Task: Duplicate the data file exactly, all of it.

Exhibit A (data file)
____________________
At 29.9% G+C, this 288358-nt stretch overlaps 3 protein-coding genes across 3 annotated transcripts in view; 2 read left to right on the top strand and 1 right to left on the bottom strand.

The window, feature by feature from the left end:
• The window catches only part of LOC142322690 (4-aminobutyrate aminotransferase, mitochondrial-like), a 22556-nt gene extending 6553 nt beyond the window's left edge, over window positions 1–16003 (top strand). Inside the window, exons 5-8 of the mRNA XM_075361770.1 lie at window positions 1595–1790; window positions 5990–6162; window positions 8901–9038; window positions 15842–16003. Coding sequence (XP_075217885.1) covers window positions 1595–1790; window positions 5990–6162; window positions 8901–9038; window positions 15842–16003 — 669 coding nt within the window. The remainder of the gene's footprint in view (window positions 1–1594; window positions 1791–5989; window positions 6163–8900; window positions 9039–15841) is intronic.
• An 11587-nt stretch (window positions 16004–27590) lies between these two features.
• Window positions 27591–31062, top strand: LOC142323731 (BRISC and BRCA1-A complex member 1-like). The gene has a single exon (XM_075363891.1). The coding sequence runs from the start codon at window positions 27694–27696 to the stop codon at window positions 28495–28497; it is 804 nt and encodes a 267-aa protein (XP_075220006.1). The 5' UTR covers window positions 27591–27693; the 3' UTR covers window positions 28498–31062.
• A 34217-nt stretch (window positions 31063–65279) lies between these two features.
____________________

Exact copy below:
At 29.9% G+C, this 288358-nt stretch overlaps 3 protein-coding genes across 3 annotated transcripts in view; 2 read left to right on the top strand and 1 right to left on the bottom strand.

The window, feature by feature from the left end:
• The window catches only part of LOC142322690 (4-aminobutyrate aminotransferase, mitochondrial-like), a 22556-nt gene extending 6553 nt beyond the window's left edge, over window positions 1–16003 (top strand). Inside the window, exons 5-8 of the mRNA XM_075361770.1 lie at window positions 1595–1790; window positions 5990–6162; window positions 8901–9038; window positions 15842–16003. Coding sequence (XP_075217885.1) covers window positions 1595–1790; window positions 5990–6162; window positions 8901–9038; window positions 15842–16003 — 669 coding nt within the window. The remainder of the gene's footprint in view (window positions 1–1594; window positions 1791–5989; window positions 6163–8900; window positions 9039–15841) is intronic.
• An 11587-nt stretch (window positions 16004–27590) lies between these two features.
• Window positions 27591–31062, top strand: LOC142323731 (BRISC and BRCA1-A complex member 1-like). The gene has a single exon (XM_075363891.1). The coding sequence runs from the start codon at window positions 27694–27696 to the stop codon at window positions 28495–28497; it is 804 nt and encodes a 267-aa protein (XP_075220006.1). The 5' UTR covers window positions 27591–27693; the 3' UTR covers window positions 28498–31062.
• A 34217-nt stretch (window positions 31063–65279) lies between these two features.